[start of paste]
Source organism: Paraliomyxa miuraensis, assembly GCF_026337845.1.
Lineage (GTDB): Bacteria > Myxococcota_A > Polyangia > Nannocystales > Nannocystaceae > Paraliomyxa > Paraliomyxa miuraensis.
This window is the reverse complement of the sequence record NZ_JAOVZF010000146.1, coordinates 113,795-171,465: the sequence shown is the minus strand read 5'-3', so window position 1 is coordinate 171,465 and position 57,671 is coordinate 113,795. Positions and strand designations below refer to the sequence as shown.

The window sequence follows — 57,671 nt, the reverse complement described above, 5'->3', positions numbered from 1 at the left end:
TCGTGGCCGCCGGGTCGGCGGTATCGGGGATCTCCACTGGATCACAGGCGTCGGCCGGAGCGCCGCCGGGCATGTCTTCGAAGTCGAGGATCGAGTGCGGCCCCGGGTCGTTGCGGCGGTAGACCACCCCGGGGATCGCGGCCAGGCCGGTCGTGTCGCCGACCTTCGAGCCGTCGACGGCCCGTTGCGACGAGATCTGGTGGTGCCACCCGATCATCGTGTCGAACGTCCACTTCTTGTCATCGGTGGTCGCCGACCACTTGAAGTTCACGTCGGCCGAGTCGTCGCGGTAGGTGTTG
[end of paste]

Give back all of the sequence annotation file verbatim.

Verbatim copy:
Source organism: Paraliomyxa miuraensis, assembly GCF_026337845.1.
Lineage (GTDB): Bacteria > Myxococcota_A > Polyangia > Nannocystales > Nannocystaceae > Paraliomyxa > Paraliomyxa miuraensis.
This window is the reverse complement of the sequence record NZ_JAOVZF010000146.1, coordinates 113,795-171,465: the sequence shown is the minus strand read 5'-3', so window position 1 is coordinate 171,465 and position 57,671 is coordinate 113,795. Positions and strand designations below refer to the sequence as shown.

The window sequence follows — 57,671 nt, the reverse complement described above, 5'->3', positions numbered from 1 at the left end:
TCGTGGCCGCCGGGTCGGCGGTATCGGGGATCTCCACTGGATCACAGGCGTCGGCCGGAGCGCCGCCGGGCATGTCTTCGAAGTCGAGGATCGAGTGCGGCCCCGGGTCGTTGCGGCGGTAGACCACCCCGGGGATCGCGGCCAGGCCGGTCGTGTCGCCGACCTTCGAGCCGTCGACGGCCCGTTGCGACGAGATCTGGTGGTGCCACCCGATCATCGTGTCGAACGTCCACTTCTTGTCATCGGTGGTCGCCGACCACTTGAAGTTCACGTCGGCCGAGTCGTCGCGGTAGGTGTTG